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crisis, what is it that people are facing? >> it is -- we're just in a difficult time right now with this inflation. >> and while it is rare for anyone in washington to admit they're wrong, treasury secretary janet yellen told cnn she failed to anticipate how rising inflation rates would playgue americans. >> look, i think that i was wrong then about the path that inflation would take. as i mentioned, there have been up an tis participated large shots to the economy that have boosted energy and food prices and supply bottlenecks that have affected our economy badly that at the time i didn't fully understand. >> kaitlan collins has more on toes comments by janet yellen and the biden administration's concerns of course about the state of the u.s. economy. >> reporter: well, at least one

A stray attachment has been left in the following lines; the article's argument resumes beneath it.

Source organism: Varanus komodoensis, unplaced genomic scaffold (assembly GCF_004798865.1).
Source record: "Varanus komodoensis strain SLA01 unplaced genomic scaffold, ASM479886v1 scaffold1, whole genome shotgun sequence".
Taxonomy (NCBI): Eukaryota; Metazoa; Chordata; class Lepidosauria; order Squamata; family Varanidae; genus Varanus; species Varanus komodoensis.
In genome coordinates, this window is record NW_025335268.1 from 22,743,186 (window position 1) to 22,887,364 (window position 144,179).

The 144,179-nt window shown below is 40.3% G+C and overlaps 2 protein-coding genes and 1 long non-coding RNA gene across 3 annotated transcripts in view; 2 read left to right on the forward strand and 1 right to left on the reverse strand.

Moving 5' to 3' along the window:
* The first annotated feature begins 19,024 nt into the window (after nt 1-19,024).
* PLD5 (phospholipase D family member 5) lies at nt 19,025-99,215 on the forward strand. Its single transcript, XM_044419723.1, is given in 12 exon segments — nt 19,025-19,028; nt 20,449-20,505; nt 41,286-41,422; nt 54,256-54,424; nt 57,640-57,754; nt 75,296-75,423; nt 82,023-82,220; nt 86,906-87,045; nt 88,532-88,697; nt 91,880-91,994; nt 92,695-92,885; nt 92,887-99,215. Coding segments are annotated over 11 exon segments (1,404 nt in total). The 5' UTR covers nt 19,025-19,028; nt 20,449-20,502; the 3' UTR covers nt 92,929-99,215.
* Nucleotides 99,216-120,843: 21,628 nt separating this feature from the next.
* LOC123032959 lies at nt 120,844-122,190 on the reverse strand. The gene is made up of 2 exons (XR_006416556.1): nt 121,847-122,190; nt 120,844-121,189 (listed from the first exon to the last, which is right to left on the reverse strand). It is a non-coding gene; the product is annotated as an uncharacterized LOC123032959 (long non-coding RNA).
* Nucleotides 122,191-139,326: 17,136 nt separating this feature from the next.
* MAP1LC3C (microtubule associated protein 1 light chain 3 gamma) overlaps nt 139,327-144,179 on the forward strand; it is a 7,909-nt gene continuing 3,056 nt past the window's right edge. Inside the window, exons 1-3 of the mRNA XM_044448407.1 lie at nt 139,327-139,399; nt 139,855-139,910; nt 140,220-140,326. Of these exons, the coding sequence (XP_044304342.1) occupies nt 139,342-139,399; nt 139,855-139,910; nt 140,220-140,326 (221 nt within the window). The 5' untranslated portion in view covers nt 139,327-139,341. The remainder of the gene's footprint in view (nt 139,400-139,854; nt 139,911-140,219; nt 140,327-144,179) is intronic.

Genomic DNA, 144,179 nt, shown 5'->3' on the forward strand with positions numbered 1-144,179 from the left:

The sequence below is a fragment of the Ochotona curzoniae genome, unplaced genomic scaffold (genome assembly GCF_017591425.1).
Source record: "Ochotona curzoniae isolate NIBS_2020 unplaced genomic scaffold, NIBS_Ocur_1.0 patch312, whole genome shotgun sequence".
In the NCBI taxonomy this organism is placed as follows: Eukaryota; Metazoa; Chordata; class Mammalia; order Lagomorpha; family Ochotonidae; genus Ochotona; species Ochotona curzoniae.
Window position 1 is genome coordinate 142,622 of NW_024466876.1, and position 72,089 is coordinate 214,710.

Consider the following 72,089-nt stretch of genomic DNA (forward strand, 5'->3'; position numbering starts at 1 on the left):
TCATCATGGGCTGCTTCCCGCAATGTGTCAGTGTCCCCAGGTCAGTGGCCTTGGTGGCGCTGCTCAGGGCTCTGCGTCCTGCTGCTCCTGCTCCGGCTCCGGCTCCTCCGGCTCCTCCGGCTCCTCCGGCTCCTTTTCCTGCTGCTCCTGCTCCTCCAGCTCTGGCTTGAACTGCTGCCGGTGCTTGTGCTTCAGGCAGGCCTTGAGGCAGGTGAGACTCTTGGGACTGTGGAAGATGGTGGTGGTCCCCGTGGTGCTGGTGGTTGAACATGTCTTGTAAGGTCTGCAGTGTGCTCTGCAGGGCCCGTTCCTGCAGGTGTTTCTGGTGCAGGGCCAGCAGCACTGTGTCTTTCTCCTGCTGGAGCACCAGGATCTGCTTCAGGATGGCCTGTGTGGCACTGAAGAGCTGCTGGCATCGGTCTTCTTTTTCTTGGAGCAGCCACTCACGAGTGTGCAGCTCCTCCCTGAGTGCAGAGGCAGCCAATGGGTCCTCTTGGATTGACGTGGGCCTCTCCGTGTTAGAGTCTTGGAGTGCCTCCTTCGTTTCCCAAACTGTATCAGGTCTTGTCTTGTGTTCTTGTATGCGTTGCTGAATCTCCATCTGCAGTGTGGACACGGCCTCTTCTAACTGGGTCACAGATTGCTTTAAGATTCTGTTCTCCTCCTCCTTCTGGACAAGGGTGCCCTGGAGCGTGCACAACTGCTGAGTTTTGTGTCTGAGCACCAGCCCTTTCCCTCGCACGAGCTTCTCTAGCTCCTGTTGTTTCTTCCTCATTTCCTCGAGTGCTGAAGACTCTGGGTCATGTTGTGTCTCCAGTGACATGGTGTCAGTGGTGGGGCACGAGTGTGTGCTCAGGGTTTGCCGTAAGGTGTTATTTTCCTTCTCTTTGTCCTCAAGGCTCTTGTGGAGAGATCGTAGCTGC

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top white house official is admitting that they were wrong when they said that inflation only posed a small risk if any risk at all last year. that is treasury secretary janet yellen who told wolf blitzer she was wrong about which direction inflation was headed, that is of course something she said and also president biden and several of his top economic officials at the white house who down played the risks of inflation which of course now voters say is their number one economic concern and the president says is his top economic priority. his top domestic priority that he is dealing with. that is something that was on full display as he met with the federal reserve chairman jay powell at the white house on tuesday to talk about inflation. that is something that really president biden says is largely in the federal reserve's hands, and also making sure that they didn't send the economy into a recession, that is a major concern at the white house as they are facing new questions about that. but president biden says that he will remain hands off, let the federal reserve do what it feels is the best because they have